.An excerpt from my novel 'Cruise Quarters'

An excerpt from my novel 'Cruise Quarters'

When people sat down at Sarah Seldon’s blackjack game, they always wanted to talk about The Book. “Should I double down? Should I hit? Dealer, I know you’re a gambler; you could let me win if you wanted to. What does the book say?” She had never read this book, this mythical Bible for gamblers. The truth is there are 2256 books, each teaching its own foolproof winning system. But Sarah had been in the casino business long enough to think with a gambler’s mind. Gamblers knew they could follow all the rules of basic strategy, utilize money management and still lose if they weren’t dealt the right cards. The allure and curse of gambling was that there were no sure things. In the end it all came down to luck; gamblers prayed that Lady Luck would show up and that she would stick around for awhile.

Thursday, January 29, 2015


            I was reading a book of essays the other day by Lynne Tillman and I came upon this definition. 'Appetist, a well adjusted employer of food. A person with a healthy desire to eat; a person who does not worry excessively about food intake; a person who does not diet constantly; someone who enjoys food thoroughly and in moderation.' That is me I thought, that describes me. I was so happy that finally in this vegan, gluten obsessed land of the perpetual diet culture there was a description of another way to live. I felt validated. 

            Many years ago I worked on a cruise ship and I traveled around the world. An enormous part of the appeal of joining the ship for me was the opportunity to feast on gourmet meals all over the globe. I feel that most Americans have an ambivalent relationship to food; except for special occasions, food is just something they grab and eat on the run. To say that you love to eat, that sounds almost blasphemous. People assume that if you love food, you are somewhat wanton. Other than meeting my husband Ray, (an unexpected surprise), the food had definitely been one of the best parts of ship life. I couldn’t always recall all the people I dined with or what we talked about, but I did remember all the great meals. I have a simple philosophy governing my food consumption. Eat what you want but you really have to want it - and stop when you feel full. Throw in a healthy amount of exercise and you should  never be fat.

            A short while ago we rented a van and meandered around Italy stopping to sight-see and eat. Italy is the land of Slow Food an international movement founded by Carlo Petrini in 1986. Promoted as an alternative to fast food, it strives to preserve traditional and regional cuisine and encourages farming of plants, seeds and livestock characteristic of the local ecosystem. The movement has since expanded globally to over 100,000 members in 150 countries. Its goals of sustainable foods and promotion of local small businesses are paralleled by a political agenda directed against globalization of agricultural products.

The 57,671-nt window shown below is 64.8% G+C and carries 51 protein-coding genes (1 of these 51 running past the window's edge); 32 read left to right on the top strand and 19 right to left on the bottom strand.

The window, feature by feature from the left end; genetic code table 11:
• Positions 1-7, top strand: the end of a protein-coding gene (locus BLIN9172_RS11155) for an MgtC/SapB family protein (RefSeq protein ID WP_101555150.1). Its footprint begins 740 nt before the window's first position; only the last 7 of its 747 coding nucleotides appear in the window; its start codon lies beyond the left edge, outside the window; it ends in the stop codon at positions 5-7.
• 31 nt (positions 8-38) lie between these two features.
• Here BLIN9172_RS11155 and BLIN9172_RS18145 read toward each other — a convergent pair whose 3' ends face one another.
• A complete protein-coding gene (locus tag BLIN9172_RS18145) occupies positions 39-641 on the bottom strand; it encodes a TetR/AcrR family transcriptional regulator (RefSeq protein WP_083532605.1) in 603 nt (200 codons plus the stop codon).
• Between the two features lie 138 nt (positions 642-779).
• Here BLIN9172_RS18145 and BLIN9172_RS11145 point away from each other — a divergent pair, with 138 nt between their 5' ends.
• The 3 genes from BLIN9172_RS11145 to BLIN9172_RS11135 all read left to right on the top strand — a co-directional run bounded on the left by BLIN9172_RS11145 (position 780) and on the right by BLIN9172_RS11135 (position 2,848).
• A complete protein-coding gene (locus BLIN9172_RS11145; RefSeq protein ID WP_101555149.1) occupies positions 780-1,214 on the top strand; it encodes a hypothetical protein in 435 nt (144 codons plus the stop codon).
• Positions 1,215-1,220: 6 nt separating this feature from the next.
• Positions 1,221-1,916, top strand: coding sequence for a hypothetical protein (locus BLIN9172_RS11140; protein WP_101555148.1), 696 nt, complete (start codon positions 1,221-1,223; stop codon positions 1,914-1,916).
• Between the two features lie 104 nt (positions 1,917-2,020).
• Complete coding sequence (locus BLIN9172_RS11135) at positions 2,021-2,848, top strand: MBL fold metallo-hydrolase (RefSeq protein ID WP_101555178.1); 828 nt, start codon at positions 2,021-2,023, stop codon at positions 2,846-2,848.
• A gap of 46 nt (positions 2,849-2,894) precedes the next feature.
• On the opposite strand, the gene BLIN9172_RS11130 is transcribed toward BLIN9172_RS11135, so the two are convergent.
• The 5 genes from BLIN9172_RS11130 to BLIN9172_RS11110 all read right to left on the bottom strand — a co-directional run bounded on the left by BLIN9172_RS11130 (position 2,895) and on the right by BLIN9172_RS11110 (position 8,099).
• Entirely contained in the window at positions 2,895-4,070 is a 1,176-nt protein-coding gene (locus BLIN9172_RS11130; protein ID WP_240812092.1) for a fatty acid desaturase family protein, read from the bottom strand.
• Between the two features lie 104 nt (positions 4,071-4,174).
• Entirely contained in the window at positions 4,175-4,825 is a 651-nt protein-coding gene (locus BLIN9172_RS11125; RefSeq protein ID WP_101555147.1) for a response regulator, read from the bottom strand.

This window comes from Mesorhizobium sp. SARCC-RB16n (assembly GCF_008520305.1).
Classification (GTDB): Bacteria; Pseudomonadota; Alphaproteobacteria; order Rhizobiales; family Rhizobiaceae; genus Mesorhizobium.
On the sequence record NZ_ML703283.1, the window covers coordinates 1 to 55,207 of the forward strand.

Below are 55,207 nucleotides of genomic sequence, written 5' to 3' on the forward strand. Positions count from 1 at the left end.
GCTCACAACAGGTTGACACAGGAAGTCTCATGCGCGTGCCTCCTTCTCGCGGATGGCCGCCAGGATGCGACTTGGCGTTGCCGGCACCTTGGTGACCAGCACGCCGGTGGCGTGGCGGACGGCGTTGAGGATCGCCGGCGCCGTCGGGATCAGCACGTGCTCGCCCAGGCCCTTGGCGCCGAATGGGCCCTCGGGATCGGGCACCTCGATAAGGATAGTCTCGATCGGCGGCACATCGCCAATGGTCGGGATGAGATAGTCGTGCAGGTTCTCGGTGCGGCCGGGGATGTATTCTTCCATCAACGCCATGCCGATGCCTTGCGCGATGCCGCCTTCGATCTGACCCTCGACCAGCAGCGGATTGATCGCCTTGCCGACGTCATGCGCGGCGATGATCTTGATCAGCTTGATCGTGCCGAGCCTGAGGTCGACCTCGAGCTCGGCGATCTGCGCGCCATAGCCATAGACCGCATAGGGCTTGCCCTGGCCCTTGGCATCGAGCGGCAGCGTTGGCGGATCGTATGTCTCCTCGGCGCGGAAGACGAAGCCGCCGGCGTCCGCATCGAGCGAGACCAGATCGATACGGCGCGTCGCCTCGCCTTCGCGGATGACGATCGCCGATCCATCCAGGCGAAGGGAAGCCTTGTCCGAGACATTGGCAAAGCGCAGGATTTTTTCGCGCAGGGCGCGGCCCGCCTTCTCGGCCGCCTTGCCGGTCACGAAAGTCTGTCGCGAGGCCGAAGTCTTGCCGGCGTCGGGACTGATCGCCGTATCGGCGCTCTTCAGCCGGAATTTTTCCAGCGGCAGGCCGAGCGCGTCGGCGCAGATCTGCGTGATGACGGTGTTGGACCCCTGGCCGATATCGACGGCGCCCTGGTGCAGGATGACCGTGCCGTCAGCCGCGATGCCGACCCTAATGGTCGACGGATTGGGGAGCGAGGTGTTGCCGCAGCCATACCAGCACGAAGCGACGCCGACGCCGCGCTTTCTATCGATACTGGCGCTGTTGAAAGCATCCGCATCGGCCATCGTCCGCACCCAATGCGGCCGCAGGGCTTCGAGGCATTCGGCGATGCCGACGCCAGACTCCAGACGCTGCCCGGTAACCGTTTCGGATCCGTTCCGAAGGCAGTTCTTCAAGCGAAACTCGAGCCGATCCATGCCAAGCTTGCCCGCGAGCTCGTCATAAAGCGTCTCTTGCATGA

There is nowhere in the world that is a better example of the movement than Parma, Italy. A charming town a few hours from the French border, Parma has it all. It is big enough to have a vibrant town center, but small enough to be navigable by foot. The surrounding countryside boasts over twenty castles and spas have existed here since Roman times. But the best part in case you haven’t guessed it already is that it is the home of Prosciutto de Parma and Parmigiano Reggiano cheese. In the town center you enter shop after shop with hams hanging from the rafters and cases filled with local cheeses. A pungent odor fills the air and tempts the appetite. We enjoyed a glass of wine at one of the many cafes as we watched the stylish citizenry strut their stuff.

            A rainstorm forced us into a covered alleyway as we waited for Trattoria de Tribunale to open up. The meal was everything I had traveled to Italy for, chewy homemade pasta, sauces that had been whipped up in the kitchen not poured from a jar. Meat that had been cured in the area not shipped there from thousands of miles away and Crusty fresh bread from the baker down the street. Food that was meant to be savored not rushed, washed down by a local Chianti. Now just to show you that you can enjoy all of this without being fat, click the link below to watch my video of the people of Parma. I want you to see for yourself, a people with a low diabetes rate that still have a zest for life. The biking and the walking don't hurt the cause.  The only heavy person in the video is my husband and since our trip he has become an appetist and lost the belly.
            Savor every bite you eat, search out the freshest ingredients. Become an Appetist and say NO to dieting. I will leave you with this thought from Paul Prudhomme, “You don’t need a silver fork to eat good food.”

                                         BON APPETIST
About the author:
Cara Bertoia is the author of Cruise Quarters - A Novel About Casinos and Cruise Ships. Her novel is really a travelogue, a narrative, a romance, a self-help manual for gambling and cruising, and a real-life story all rolled into one funny, obsessive, and entertaining story of two people whose separate life journeys meet at a crossroads. Kindle Fire Dept. says, "This novel is a gem that is nothing short of a vacation in a book!"She would be happy to Skype with any book club reading Cruise Quarters. Contact her at ray92262@yahoo.com.or read more blog posts at carabertoia.blogspot.com

Below is the links to Cruise Quarters - A Novel About Casinos and Cruise Ships

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